Kenedict Innovation Analytics

Investigating M&A Potential Through Network Analytics: Visualizing the NXP and Freescale Deal

Merger & Acquisition activity has been booming in 2015 so far, with a wide variety of  mega-deals announced in industries such as high-tech, pharma, foods and energy. More and more, patent portfolios constitute an important part of the final price paid in technology-intensive industries. Often though, apart from the number of patents acquired, the overall impact of an acquisition on the acquiring firm’s technology portfolio largely remains a black box in deal announcements and analyses. Let’s turn to network analytics to show how we can visually analyze the impact of an (intended) acquisition on pre- and post-merger technology portfolios.

Written by André Vermeij, Kenedict Innovation Analytics


NXP’s acquisition of Freescale Semiconductor significantly strengthens its position in current key technology areas, as well as various other areas which were largely untapped before

The first few months of 2015 saw significant M&A activity, with quite a few notable $10 billion+ deals: food giants Kraft and Heinz announced a merger worth an estimated $50 billion, oil and gas powerhouse Royal Dutch Shell announced its intention to acquire UK-based BG Group for $70 billion, pharma giant Pfizer takes over Hospira for $17 billion, and Dutch semiconductor firm NXP announced the acquisition of US-based Freescale Semiconductor for a little less than $12 billion.

All these deals include the transfer of significant intellectual property portfolios as part of the overall price. Most press releases and deal analyses make note of the technological complementarity of the acquiror and acquiree, sometimes including indications of the number of patents involved. To further strengthen these bits of information, it would also be worthwhile to take a visual look at how the technology portfolios of the buyer and the target complement each other.

As an example, let’s take a closer look at the acquisition of US-based semiconductor firm Freescale by the Dutch NXP, announced in March this year. With a total deal value of $11,8 billion, this is one of the larger deals announced so far this year, and includes thousands of patents which we can analyze from a network analytical perspective.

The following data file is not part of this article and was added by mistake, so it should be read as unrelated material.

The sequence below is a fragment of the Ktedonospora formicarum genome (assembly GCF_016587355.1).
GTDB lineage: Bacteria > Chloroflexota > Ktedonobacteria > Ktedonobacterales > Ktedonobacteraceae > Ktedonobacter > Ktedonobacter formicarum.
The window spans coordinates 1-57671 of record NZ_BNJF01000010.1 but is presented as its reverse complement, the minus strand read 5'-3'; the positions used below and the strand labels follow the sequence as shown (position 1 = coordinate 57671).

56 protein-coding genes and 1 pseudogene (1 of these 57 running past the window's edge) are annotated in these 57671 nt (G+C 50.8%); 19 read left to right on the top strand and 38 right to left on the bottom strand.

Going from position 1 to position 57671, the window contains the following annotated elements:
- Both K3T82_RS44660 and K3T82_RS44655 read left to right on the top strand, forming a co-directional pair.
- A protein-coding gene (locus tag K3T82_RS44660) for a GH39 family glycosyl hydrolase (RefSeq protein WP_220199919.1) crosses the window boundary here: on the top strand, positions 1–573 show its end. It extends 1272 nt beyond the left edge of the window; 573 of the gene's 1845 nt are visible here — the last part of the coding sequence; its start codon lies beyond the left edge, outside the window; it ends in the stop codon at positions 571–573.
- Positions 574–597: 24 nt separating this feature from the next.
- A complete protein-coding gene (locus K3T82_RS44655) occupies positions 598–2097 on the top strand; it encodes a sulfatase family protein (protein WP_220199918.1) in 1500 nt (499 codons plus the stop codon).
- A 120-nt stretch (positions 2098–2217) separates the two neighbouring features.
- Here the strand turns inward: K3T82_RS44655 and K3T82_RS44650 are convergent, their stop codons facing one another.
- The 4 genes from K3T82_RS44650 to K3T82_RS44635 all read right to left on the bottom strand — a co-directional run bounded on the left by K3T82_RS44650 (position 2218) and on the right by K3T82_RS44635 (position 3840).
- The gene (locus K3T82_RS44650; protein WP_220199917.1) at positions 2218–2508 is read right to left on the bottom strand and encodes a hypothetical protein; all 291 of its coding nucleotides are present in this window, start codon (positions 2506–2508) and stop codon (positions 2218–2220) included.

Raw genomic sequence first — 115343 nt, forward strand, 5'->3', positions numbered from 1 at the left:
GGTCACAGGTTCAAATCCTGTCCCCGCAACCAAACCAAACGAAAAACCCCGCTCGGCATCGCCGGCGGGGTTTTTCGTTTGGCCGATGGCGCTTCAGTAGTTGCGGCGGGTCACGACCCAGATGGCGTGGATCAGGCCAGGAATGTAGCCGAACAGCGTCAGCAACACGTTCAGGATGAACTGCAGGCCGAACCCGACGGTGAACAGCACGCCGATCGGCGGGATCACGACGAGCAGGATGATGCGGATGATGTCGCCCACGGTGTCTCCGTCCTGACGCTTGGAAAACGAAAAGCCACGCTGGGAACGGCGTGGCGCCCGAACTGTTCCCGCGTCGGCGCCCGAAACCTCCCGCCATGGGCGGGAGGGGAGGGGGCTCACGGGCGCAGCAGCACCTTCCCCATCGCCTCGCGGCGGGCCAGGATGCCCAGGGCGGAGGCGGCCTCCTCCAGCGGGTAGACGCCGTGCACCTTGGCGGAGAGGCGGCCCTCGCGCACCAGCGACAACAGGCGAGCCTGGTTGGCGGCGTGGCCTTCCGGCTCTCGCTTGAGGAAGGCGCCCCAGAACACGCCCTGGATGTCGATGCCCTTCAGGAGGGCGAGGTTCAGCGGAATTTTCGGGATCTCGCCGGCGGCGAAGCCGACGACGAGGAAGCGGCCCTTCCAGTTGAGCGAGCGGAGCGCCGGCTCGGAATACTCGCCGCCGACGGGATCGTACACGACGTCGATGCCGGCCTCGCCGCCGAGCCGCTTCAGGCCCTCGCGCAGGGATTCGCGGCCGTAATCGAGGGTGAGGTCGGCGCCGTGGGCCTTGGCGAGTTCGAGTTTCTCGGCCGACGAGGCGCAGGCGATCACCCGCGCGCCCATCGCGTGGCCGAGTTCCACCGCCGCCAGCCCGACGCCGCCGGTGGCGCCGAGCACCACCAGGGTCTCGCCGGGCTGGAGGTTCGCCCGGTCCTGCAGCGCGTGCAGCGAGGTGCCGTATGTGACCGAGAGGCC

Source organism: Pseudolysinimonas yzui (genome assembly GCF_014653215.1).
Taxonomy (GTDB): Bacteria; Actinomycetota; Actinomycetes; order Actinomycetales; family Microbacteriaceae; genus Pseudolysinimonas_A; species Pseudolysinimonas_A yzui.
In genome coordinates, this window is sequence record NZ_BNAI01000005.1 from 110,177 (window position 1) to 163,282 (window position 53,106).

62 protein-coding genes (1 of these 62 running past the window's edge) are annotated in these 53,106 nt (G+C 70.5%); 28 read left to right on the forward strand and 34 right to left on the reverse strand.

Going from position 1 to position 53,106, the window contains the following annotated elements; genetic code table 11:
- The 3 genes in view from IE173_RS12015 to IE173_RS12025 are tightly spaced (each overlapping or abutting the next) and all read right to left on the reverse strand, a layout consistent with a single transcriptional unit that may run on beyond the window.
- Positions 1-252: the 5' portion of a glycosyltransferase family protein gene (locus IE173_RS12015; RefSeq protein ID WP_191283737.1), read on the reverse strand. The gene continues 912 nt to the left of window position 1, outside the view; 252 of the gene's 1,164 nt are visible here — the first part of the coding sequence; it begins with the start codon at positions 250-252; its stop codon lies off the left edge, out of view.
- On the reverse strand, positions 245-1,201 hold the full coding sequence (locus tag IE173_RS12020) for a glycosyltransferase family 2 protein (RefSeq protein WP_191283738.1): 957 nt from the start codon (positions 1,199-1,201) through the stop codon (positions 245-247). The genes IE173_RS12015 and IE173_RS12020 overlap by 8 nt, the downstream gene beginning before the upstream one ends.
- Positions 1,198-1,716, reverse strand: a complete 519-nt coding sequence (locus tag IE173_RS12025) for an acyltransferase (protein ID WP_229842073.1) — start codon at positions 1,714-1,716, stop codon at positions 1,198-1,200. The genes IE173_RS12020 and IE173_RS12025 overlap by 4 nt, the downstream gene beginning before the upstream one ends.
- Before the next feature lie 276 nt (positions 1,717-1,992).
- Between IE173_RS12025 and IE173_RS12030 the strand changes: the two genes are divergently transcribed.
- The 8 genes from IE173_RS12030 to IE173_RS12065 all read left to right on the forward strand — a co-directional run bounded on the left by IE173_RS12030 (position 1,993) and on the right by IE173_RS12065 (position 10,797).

NXP and Freescale’s patent portfolios: the data

As is common in high-tech industries such as semiconductors, NXP and Freescale both hold significant patent portfolios related to their key technology areas. Until March 31 2015, a total of 13,299 published patent applications exist which list NXP as (one of the) applicant(s); similarly, 11,093 records relate to Freescale. In terms of unique technologies, these numbers are however quite inflated since they include multiple applications for the same invention in various jurisdictions (for example, one invention for which applications are made in the US, Europe and Japan). To focus on unique technologies and avoid double entries for the same inventions applied for in multiple countries, the dataset used here thus only includes the representatives of so-called patent families, being groups of patents applied for in various countries sharing the same initial invention. Patent records were collected based on ‘NXP’ or ‘Freescale’ appearing as the currently assigned applicant on patent frontpages. This then also includes all patents which were re-assigned after the respective divestments from Philips (in case of NXP) and Motorola (in case of Freescale).

When only including patent family representatives, the final dataset totals 3,141 patents for NXP and 4,907 patents for Freescale. That’s pretty interesting, since the initial search resulted in more patents for NXP. This is most probably due to the fact that NXP filed applications for its technologies in more jurisdictions than Freescale, leading to the removal of more duplicates. In the end, Freescale thus seems to have more unique inventions in its overall portfolio.

Constructing the networks